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Great Recession

What was the Great Recession?

Also known as the global financial crisis of 2008, the Great Recession was a global economic crisis that is considered the largest since the Great Depression of 1930. The Great Recession affected financial markets, the industrial sector, and employment in many parts of the world, and it took place between 2007 and 2009.

Where did the Great Recession start?

The Great Recession originated in the United States due to the real estate bubble that had been created in the preceding years. The increase in property prices encouraged speculation from banks and lenders, who also granted loans to people with little economic solvency under the figure of mortgage-backed securities (MBS).

MBSs are complex financial instruments that bundle a set of individual mortgages and convert them into marketable securities. They allow financial institutions to diversify and transfer the risk associated with the mortgages they have granted while generating liquidity to make new investments or loans.

In 2006, housing prices began to fall, meaning that many homeowners had mortgages that exceeded the value of their homes. Borrowers began to default on mortgage payments, causing a large portion of the mortgages associated with the MBSs to become uncollectible. This generated significant losses for investors, some of whom went bankrupt.

Given the interconnectedness of global financial markets, the problem of liquidity and confidence quickly spread to banks around the world. This led to a decrease in credit and a contraction in economic activity.

What was the response to the Great Recession?

Coping with the Great Recession required significant international collaboration; governments around the world had to intervene to prevent the total collapse of the financial system. Coordinated efforts were carried out among leading economic actors at the global level through summits and international meetings aimed at addressing imbalances and coordinating policies.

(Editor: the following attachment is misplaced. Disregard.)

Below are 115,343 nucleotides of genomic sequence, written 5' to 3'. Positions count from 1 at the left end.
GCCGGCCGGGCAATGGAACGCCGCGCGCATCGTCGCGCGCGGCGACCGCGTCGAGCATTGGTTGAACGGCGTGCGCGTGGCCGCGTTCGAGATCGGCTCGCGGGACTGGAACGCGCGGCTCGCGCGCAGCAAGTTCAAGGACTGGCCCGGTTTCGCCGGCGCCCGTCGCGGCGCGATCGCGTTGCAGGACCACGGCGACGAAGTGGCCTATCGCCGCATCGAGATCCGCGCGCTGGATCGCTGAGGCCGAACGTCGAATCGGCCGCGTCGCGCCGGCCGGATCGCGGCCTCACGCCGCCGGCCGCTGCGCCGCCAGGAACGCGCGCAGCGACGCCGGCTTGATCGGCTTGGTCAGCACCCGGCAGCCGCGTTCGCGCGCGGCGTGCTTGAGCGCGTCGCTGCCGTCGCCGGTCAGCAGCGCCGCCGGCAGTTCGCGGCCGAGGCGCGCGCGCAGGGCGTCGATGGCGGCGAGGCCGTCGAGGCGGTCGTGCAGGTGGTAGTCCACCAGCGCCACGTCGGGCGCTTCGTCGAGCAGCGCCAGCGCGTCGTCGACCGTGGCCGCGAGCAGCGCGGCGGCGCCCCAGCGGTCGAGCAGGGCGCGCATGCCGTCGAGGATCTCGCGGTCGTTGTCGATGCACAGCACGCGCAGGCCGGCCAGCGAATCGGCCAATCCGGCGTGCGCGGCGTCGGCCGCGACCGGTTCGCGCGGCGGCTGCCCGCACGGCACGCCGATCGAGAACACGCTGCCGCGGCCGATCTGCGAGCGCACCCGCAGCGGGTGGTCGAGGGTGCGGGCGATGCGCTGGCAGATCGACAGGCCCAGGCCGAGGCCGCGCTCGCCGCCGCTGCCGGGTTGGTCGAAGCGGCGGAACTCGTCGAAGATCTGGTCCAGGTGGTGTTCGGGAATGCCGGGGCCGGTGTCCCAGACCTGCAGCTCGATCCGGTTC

Internally, countries implemented rescue measures and economic stimulus, which included:

  • Bailout and recapitalization of financial institutions (banks and insurers) to prevent their collapse. The bailouts were intended to restore confidence in the financial system and prevent an even bigger crisis.
  • Fiscal stimulus aimed at boosting demand and supporting economic activity. The programs included increases in public spending, tax cuts, and measures to boost investment and consumption.
  • An expansionary monetary policy that sought to promote access to credit, stimulate spending, and promote investment. Central banks, including the US Federal Reserve, cut interest rates to historically low levels. 

The crisis also shed light on existing deficiencies in financial regulations. As a preventive measure for future crises, reforms were implemented in many countries to strengthen regulatory frameworks, increase capital requirements for banks, and improve supervision of financial institutions.

Although international coordination was instrumental in stabilizing financial markets and driving gradual economic recovery after the Great Recession, it was not uniform. Some countries faced persistent challenges in terms of unemployment, public debt, and economic growth.

Which countries were the most affected by the Great Recession?

  1. The United States: it was the epicenter of the financial crisis. The country saw falling housing prices, the collapse of important financial institutions, and a significant economic contraction.
  2. Spain: it was one of the countries most affected due to its exposure to the real estate bubble. The construction sector contracted sharply, and there was a considerable increase in unemployment levels.
  3. The United Kingdom: the collapse of top banks and the decrease in available credit caused an economic contraction and an increase in unemployment.
  4. Ireland: like Spain, it suffered the bursting of the real estate bubble and the collapse of the construction sector. Irish banks required government assistance to prevent their collapse.
  5. Iceland: the banking sector collapsed, and the country was forced to seek financial assistance from the International Monetary Fund (IMF) and other countries to cope with the situation.

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